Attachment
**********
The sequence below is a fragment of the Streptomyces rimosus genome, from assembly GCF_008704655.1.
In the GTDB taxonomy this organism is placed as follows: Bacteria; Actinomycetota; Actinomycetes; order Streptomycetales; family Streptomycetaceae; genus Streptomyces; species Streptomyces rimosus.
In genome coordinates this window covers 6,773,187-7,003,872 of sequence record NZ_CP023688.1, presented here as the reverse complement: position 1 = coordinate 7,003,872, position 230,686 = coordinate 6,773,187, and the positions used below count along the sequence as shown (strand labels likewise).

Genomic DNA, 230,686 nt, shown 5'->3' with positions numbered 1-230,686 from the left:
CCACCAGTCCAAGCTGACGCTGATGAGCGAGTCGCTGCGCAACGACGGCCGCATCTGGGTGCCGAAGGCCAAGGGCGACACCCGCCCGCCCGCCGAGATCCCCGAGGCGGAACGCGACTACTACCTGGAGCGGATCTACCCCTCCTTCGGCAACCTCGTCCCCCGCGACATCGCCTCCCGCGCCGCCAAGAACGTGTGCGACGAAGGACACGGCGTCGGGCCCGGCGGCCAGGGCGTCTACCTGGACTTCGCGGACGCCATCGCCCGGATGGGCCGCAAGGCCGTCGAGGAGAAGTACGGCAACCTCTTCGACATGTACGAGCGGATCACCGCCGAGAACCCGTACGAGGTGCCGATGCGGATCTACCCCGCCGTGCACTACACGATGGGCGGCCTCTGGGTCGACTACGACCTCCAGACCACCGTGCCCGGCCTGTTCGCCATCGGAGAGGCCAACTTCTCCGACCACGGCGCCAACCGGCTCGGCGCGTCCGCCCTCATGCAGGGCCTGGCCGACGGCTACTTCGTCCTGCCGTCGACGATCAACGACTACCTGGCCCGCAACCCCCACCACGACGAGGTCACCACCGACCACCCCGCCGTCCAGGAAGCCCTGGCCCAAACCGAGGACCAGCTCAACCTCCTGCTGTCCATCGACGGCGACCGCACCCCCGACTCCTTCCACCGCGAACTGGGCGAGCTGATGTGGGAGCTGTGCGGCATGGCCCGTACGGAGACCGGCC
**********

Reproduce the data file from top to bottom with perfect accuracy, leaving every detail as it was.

The sequence below is a fragment of the Streptomyces rimosus genome, from assembly GCF_008704655.1.
In the GTDB taxonomy this organism is placed as follows: Bacteria; Actinomycetota; Actinomycetes; order Streptomycetales; family Streptomycetaceae; genus Streptomyces; species Streptomyces rimosus.
In genome coordinates this window covers 6,773,187-7,003,872 of sequence record NZ_CP023688.1, presented here as the reverse complement: position 1 = coordinate 7,003,872, position 230,686 = coordinate 6,773,187, and the positions used below count along the sequence as shown (strand labels likewise).

Genomic DNA, 230,686 nt, shown 5'->3' with positions numbered 1-230,686 from the left:
CCACCAGTCCAAGCTGACGCTGATGAGCGAGTCGCTGCGCAACGACGGCCGCATCTGGGTGCCGAAGGCCAAGGGCGACACCCGCCCGCCCGCCGAGATCCCCGAGGCGGAACGCGACTACTACCTGGAGCGGATCTACCCCTCCTTCGGCAACCTCGTCCCCCGCGACATCGCCTCCCGCGCCGCCAAGAACGTGTGCGACGAAGGACACGGCGTCGGGCCCGGCGGCCAGGGCGTCTACCTGGACTTCGCGGACGCCATCGCCCGGATGGGCCGCAAGGCCGTCGAGGAGAAGTACGGCAACCTCTTCGACATGTACGAGCGGATCACCGCCGAGAACCCGTACGAGGTGCCGATGCGGATCTACCCCGCCGTGCACTACACGATGGGCGGCCTCTGGGTCGACTACGACCTCCAGACCACCGTGCCCGGCCTGTTCGCCATCGGAGAGGCCAACTTCTCCGACCACGGCGCCAACCGGCTCGGCGCGTCCGCCCTCATGCAGGGCCTGGCCGACGGCTACTTCGTCCTGCCGTCGACGATCAACGACTACCTGGCCCGCAACCCCCACCACGACGAGGTCACCACCGACCACCCCGCCGTCCAGGAAGCCCTGGCCCAAACCGAGGACCAGCTCAACCTCCTGCTGTCCATCGACGGCGACCGCACCCCCGACTCCTTCCACCGCGAACTGGGCGAGCTGATGTGGGAGCTGTGCGGCATGGCCCGTACGGAGACCGGCC